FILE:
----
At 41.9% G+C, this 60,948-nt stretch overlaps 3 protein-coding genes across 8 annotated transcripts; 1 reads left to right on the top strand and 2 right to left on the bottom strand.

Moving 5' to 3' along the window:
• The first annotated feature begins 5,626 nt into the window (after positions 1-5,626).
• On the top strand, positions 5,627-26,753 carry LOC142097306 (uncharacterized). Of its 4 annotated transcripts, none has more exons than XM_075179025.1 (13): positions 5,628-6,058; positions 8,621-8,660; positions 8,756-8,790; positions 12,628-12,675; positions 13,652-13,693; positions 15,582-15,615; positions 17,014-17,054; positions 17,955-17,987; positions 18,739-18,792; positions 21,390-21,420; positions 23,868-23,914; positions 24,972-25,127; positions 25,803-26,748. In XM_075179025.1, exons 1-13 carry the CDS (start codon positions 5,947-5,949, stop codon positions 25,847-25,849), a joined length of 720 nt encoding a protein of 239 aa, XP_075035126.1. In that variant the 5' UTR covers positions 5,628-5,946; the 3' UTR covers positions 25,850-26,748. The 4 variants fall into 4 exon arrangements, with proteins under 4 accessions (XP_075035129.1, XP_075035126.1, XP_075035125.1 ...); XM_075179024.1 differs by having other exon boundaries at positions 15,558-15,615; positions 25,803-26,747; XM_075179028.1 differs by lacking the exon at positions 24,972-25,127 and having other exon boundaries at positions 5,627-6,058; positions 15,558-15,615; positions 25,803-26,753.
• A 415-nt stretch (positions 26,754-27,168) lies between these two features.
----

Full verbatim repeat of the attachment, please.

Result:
At 41.9% G+C, this 60,948-nt stretch overlaps 3 protein-coding genes across 8 annotated transcripts; 1 reads left to right on the top strand and 2 right to left on the bottom strand.

Moving 5' to 3' along the window:
• The first annotated feature begins 5,626 nt into the window (after positions 1-5,626).
• On the top strand, positions 5,627-26,753 carry LOC142097306 (uncharacterized). Of its 4 annotated transcripts, none has more exons than XM_075179025.1 (13): positions 5,628-6,058; positions 8,621-8,660; positions 8,756-8,790; positions 12,628-12,675; positions 13,652-13,693; positions 15,582-15,615; positions 17,014-17,054; positions 17,955-17,987; positions 18,739-18,792; positions 21,390-21,420; positions 23,868-23,914; positions 24,972-25,127; positions 25,803-26,748. In XM_075179025.1, exons 1-13 carry the CDS (start codon positions 5,947-5,949, stop codon positions 25,847-25,849), a joined length of 720 nt encoding a protein of 239 aa, XP_075035126.1. In that variant the 5' UTR covers positions 5,628-5,946; the 3' UTR covers positions 25,850-26,748. The 4 variants fall into 4 exon arrangements, with proteins under 4 accessions (XP_075035129.1, XP_075035126.1, XP_075035125.1 ...); XM_075179024.1 differs by having other exon boundaries at positions 15,558-15,615; positions 25,803-26,747; XM_075179028.1 differs by lacking the exon at positions 24,972-25,127 and having other exon boundaries at positions 5,627-6,058; positions 15,558-15,615; positions 25,803-26,753.
• A 415-nt stretch (positions 26,754-27,168) lies between these two features.